This is something I've never understood. Not that I approve of animal cruelty; I just don't get why a lot of people can tolerate a character who does awful things to innocent human beings, but then turn on him the moment he kicks a dog.

March 25, 2019, 03:59:16 PM
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Re: "Level" of Diversity in books I think the whole discussion (in general, not here) is missing the point. What the world needs is not diversity in books, but a diversity of books. I can kind of understand how Americans might have the impression that a highly mixed society is normal, but it's really a very special exception.
When you have a work set in today's US and there seem to be exclusively white people, there is of course something a bit fishy, and there are valid grounds to talk about erasure of other groups of the population. But when we talk about works set in the old world or in fantasy worlds, that complaint has no grounds. What we can find unsatisfactory is that the market is dominated by white Europeans writing based on their own cultural heritage and that it's difficult for writers of other background to get published and get exposure. Asian writers writing fantasy based on Asian cuture and black writers writing fantasy based on African culture is great. (And of course Southn American writers writing based on South American culture.) And it is commendable to make efforts to get those works to the attention of customers. That's the kind of diversity we need. Not black vikings. (Though I absolutely have no complaint about a story of black man who ends up living with a Viking community. That sounds like a great adventure.)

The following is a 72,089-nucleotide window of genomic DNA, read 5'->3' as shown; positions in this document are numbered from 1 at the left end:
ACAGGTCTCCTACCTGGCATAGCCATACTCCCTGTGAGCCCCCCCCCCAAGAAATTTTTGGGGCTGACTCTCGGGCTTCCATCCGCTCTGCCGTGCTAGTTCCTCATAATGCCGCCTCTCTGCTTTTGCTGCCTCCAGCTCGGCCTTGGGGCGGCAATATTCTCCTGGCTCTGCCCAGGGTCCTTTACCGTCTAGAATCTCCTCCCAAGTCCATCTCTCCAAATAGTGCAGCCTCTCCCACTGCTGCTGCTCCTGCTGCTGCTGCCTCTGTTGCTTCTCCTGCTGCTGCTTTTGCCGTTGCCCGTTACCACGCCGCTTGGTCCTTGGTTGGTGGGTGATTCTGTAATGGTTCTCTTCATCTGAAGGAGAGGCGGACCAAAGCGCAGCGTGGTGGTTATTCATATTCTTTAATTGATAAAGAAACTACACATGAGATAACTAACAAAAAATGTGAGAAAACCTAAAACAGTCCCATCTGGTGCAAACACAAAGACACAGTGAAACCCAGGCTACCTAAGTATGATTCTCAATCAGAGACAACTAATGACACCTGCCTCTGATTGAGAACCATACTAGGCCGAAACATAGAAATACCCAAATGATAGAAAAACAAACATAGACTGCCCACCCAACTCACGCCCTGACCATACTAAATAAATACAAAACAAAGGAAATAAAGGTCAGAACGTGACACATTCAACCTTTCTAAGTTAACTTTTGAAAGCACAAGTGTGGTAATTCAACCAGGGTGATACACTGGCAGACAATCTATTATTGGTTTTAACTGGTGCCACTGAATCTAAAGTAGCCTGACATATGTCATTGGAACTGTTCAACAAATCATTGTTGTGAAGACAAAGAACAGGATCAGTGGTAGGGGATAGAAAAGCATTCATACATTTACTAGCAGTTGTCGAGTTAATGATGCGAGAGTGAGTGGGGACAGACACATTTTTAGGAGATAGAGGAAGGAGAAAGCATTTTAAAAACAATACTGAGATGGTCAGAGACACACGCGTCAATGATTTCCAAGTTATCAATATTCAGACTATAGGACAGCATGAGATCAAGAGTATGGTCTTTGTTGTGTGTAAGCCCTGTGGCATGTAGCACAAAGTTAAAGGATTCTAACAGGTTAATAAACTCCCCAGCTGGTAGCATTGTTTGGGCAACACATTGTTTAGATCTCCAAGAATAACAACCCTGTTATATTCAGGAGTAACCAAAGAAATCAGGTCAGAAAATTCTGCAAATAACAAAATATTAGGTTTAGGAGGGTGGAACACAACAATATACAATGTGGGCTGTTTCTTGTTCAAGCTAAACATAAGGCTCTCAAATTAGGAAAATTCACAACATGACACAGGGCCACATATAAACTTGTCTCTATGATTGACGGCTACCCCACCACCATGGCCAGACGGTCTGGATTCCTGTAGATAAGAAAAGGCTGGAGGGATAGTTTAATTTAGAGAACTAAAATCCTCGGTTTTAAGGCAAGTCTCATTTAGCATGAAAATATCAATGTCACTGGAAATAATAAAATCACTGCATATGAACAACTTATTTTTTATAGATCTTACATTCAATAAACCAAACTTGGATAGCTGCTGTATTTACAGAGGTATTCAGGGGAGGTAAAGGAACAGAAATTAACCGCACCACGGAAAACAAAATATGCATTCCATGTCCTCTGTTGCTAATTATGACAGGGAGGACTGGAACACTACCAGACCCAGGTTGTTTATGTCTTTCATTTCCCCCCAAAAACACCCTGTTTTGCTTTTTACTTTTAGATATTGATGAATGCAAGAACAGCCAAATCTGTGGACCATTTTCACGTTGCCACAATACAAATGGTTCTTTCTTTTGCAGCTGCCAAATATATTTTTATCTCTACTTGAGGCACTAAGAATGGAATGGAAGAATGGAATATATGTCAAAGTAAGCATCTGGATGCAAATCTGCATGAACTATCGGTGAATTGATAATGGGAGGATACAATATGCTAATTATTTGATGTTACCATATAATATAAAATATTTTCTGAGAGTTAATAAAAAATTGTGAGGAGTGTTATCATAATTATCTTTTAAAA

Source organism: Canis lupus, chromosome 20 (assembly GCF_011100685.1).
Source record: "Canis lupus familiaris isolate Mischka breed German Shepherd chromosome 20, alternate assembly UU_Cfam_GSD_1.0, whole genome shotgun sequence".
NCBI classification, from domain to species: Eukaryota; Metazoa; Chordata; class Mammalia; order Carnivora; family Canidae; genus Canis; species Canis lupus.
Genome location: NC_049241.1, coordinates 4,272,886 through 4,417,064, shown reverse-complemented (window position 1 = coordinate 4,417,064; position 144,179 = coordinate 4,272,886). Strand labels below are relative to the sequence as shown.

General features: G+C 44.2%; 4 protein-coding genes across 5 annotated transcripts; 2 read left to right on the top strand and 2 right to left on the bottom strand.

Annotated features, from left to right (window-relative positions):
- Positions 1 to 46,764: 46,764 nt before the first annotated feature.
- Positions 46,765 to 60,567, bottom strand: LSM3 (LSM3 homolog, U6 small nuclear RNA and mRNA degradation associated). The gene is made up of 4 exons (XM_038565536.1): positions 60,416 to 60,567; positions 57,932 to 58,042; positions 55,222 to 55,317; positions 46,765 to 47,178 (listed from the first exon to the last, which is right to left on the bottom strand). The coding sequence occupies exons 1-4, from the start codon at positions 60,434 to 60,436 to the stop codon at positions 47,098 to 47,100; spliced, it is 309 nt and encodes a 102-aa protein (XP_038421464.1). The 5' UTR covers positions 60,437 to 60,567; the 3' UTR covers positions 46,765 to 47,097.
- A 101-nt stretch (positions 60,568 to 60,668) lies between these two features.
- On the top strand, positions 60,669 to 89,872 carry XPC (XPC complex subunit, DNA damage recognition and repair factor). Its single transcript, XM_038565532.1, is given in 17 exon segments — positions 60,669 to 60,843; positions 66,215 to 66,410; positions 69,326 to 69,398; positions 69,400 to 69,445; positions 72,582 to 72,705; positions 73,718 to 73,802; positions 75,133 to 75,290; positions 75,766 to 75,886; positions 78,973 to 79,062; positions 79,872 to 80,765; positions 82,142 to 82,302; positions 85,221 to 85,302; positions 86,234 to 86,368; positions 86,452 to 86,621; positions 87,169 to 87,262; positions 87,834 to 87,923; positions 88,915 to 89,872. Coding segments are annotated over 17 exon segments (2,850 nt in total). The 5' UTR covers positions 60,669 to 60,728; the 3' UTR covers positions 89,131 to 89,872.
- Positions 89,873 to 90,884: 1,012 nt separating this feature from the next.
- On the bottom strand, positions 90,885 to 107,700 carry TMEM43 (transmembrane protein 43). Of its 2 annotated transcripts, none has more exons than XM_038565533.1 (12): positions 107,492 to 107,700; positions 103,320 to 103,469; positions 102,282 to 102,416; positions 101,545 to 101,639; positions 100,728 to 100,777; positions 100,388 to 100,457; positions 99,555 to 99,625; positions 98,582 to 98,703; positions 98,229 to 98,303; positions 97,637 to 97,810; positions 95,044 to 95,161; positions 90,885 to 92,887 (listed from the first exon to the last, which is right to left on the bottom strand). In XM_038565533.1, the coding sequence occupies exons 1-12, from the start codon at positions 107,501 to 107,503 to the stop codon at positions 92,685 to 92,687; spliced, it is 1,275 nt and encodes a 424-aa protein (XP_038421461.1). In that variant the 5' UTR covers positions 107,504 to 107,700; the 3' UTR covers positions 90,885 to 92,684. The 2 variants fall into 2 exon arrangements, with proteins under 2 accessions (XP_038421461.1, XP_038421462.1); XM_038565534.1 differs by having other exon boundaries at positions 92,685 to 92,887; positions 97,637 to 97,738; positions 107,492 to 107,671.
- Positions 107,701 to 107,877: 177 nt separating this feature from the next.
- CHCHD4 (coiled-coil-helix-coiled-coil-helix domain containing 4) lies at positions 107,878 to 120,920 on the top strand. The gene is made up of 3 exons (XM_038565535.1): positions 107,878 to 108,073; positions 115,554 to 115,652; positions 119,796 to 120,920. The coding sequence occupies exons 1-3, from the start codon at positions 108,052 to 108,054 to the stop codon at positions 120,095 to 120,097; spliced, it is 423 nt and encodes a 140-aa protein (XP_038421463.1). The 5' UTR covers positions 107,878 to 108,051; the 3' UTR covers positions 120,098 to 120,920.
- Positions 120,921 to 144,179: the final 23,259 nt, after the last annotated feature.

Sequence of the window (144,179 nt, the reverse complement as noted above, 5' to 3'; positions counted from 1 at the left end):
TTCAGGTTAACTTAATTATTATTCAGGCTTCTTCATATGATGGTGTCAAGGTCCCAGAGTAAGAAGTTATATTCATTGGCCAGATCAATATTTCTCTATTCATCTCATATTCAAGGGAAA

October 26, 2019, 08:41:01 AM
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Re: never Heard of this award before The intentions seem good, but the approach appears to not help at all.

There are good arguments to promote that writers should not rely on cheap exploitation because they are lazy. Serious issues should be reserved to make serious points. I can fully get behind it.

But this award doesn't do anything to further that cause. All it does is to be a generic best book award that excludes a (presumably substantial) number of contenders regardless of context. The absence of something is not award-worthy. If you want to praise a work for something, it needs to be for something that it does well, not for something that is not included.

November 01, 2019, 06:21:55 PM
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Re: About ambiguous comments How is it cheating? What is the cheater gaining?

How is it harmful to the author?

I still don't understand why you just don't ignore the gnats. Sure they can annoy a person, but that's no reason to try to rouse the neighborhood on a gnat elimination campaign.

December 15, 2019, 05:45:05 PM
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Re: Characters with a mind of their own
I have never understood people who say they can't control their characters.

Interesting. I have never understood people who say they can control their characters  ;D

My characters speak to me, and if I try to make them do something they don't want they can shout. I almost allowed one of my protagonists to live in one of my stories; within seconds she was standing in front of me berating me. Of course, I understand that I really experienced something from the unconscious part of my mind—really it was me speaking to me, but it felt real enough. But I knew she was right, and I promptly killed her.

No, I never had an imaginary friend as a child, although, probably like many of us, I had a very active imagination.


January 05, 2020, 07:26:31 AM